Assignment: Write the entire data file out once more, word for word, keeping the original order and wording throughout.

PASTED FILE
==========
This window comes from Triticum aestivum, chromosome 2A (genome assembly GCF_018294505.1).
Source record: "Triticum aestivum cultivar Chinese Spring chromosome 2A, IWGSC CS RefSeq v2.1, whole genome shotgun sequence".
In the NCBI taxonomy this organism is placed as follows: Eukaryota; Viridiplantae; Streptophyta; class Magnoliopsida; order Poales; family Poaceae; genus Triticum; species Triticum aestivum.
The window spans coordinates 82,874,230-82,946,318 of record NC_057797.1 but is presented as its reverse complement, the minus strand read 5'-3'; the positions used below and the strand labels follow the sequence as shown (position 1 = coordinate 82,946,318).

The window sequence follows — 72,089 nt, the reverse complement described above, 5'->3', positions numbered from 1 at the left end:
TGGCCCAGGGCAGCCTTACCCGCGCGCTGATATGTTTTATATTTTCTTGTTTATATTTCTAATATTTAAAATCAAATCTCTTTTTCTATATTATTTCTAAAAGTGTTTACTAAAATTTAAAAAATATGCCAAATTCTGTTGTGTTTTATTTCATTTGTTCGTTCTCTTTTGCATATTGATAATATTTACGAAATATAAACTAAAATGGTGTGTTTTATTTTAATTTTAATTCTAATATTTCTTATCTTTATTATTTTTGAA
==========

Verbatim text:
This window comes from Triticum aestivum, chromosome 2A (genome assembly GCF_018294505.1).
Source record: "Triticum aestivum cultivar Chinese Spring chromosome 2A, IWGSC CS RefSeq v2.1, whole genome shotgun sequence".
In the NCBI taxonomy this organism is placed as follows: Eukaryota; Viridiplantae; Streptophyta; class Magnoliopsida; order Poales; family Poaceae; genus Triticum; species Triticum aestivum.
The window spans coordinates 82,874,230-82,946,318 of record NC_057797.1 but is presented as its reverse complement, the minus strand read 5'-3'; the positions used below and the strand labels follow the sequence as shown (position 1 = coordinate 82,946,318).

The window sequence follows — 72,089 nt, the reverse complement described above, 5'->3', positions numbered from 1 at the left end:
TGGCCCAGGGCAGCCTTACCCGCGCGCTGATATGTTTTATATTTTCTTGTTTATATTTCTAATATTTAAAATCAAATCTCTTTTTCTATATTATTTCTAAAAGTGTTTACTAAAATTTAAAAAATATGCCAAATTCTGTTGTGTTTTATTTCATTTGTTCGTTCTCTTTTGCATATTGATAATATTTACGAAATATAAACTAAAATGGTGTGTTTTATTTTAATTTTAATTCTAATATTTCTTATCTTTATTATTTTTGAA